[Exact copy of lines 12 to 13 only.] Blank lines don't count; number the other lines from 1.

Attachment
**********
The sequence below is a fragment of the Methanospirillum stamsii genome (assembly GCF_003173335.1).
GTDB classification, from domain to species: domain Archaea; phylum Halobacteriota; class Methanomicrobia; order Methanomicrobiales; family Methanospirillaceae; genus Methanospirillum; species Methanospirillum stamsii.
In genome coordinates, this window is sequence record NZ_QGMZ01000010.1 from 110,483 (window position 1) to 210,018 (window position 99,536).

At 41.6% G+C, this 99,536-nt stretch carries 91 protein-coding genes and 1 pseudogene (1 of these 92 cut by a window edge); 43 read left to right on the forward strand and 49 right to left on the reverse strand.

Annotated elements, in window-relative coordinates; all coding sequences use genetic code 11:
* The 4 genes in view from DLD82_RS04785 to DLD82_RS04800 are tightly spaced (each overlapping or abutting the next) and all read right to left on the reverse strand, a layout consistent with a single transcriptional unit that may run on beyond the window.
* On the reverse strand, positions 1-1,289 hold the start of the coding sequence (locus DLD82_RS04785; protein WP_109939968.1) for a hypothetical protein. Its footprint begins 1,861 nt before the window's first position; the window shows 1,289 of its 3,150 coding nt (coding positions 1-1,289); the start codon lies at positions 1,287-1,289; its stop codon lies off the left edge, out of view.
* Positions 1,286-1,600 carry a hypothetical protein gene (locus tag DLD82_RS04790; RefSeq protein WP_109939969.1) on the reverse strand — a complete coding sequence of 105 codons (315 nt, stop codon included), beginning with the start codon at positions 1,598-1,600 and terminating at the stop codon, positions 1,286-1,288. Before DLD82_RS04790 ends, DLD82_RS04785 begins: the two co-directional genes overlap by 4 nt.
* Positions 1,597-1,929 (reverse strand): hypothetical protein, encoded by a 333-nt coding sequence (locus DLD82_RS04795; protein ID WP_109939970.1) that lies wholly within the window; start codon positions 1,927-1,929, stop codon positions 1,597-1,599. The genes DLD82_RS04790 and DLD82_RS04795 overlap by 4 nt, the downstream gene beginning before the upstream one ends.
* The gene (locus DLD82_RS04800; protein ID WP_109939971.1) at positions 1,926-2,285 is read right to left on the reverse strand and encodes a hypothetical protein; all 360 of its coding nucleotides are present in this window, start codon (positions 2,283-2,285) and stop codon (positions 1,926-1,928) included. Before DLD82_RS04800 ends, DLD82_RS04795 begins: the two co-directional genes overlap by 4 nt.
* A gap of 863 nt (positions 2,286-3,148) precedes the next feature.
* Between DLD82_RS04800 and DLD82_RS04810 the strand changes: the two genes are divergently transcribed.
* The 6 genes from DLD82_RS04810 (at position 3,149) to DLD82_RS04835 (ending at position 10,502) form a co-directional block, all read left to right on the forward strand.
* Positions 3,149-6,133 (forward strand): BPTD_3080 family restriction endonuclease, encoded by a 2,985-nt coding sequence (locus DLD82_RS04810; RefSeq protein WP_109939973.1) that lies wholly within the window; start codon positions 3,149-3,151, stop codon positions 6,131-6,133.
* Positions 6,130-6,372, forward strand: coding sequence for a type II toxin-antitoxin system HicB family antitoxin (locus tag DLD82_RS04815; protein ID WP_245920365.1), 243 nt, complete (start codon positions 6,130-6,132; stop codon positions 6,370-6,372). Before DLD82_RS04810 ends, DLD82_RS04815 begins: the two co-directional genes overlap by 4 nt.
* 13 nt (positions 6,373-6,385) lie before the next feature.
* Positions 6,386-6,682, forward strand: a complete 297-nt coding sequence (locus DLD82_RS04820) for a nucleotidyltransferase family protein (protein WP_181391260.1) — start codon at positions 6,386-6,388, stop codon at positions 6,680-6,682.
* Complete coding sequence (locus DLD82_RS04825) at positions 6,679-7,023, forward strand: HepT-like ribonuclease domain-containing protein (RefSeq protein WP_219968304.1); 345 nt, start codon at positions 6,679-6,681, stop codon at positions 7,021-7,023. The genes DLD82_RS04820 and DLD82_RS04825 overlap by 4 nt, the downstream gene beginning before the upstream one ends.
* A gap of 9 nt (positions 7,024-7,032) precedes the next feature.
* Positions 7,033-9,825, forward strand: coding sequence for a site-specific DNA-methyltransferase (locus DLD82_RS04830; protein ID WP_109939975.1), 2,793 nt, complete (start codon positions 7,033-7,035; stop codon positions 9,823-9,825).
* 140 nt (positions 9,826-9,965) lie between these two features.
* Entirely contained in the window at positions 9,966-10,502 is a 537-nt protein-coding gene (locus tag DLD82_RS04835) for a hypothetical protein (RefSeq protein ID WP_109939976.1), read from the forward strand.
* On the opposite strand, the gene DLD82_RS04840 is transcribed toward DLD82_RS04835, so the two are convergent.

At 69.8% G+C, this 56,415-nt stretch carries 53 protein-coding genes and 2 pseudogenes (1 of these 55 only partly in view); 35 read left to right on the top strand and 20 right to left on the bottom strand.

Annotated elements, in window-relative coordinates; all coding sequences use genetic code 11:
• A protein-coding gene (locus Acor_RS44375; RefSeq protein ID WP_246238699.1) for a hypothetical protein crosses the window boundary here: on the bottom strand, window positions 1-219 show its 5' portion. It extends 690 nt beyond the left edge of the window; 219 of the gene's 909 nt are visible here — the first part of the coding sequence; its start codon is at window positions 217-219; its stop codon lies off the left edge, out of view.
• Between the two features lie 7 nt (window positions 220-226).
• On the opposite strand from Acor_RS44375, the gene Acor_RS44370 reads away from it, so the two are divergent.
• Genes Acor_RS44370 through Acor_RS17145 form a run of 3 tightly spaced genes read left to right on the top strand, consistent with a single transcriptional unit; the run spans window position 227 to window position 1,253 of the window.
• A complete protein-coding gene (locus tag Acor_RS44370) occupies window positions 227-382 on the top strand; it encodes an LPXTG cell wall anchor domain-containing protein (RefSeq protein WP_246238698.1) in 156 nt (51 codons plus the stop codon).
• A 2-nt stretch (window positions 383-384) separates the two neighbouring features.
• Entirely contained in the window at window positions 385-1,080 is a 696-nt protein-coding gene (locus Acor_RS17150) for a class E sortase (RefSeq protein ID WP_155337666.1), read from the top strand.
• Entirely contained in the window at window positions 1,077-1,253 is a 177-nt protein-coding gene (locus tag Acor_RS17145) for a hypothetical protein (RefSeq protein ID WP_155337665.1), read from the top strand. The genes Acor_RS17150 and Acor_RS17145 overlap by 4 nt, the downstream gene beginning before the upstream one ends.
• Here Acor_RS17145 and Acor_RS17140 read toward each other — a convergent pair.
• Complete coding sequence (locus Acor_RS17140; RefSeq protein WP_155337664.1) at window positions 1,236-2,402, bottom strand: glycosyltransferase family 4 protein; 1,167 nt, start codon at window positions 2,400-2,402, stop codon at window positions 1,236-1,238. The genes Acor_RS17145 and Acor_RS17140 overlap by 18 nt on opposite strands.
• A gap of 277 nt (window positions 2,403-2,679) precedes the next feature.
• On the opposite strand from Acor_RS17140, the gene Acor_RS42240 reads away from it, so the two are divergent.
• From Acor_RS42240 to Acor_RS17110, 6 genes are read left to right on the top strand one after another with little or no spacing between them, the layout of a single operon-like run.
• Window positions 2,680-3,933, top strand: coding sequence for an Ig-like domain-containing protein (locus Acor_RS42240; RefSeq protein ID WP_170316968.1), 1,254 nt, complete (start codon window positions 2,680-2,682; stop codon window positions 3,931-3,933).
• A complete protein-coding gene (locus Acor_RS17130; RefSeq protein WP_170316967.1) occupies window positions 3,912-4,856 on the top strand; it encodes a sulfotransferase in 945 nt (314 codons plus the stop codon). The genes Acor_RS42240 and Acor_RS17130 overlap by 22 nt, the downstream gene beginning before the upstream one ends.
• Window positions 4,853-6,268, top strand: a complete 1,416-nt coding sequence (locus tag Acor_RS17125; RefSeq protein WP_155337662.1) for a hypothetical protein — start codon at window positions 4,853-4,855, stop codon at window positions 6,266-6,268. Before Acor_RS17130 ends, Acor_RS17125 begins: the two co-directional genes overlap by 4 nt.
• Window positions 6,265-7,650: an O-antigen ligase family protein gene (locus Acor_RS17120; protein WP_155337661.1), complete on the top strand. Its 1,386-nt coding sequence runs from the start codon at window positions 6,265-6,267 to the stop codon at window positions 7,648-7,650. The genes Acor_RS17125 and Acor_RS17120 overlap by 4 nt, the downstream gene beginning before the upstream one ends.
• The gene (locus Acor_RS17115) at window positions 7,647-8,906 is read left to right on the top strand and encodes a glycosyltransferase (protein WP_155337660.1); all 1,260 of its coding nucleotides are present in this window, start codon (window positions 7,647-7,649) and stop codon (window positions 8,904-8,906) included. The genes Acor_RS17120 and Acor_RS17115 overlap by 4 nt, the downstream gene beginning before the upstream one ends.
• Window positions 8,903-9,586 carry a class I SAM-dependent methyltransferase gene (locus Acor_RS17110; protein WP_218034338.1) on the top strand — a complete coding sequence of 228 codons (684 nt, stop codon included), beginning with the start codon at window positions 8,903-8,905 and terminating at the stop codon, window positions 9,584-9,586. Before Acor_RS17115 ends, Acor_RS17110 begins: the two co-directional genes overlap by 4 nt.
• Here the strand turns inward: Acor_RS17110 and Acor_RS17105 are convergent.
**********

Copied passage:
* Between DLD82_RS04800 and DLD82_RS04810 the strand changes: the two genes are divergently transcribed.
* The 6 genes from DLD82_RS04810 (at position 3,149) to DLD82_RS04835 (ending at position 10,502) form a co-directional block, all read left to right on the forward strand.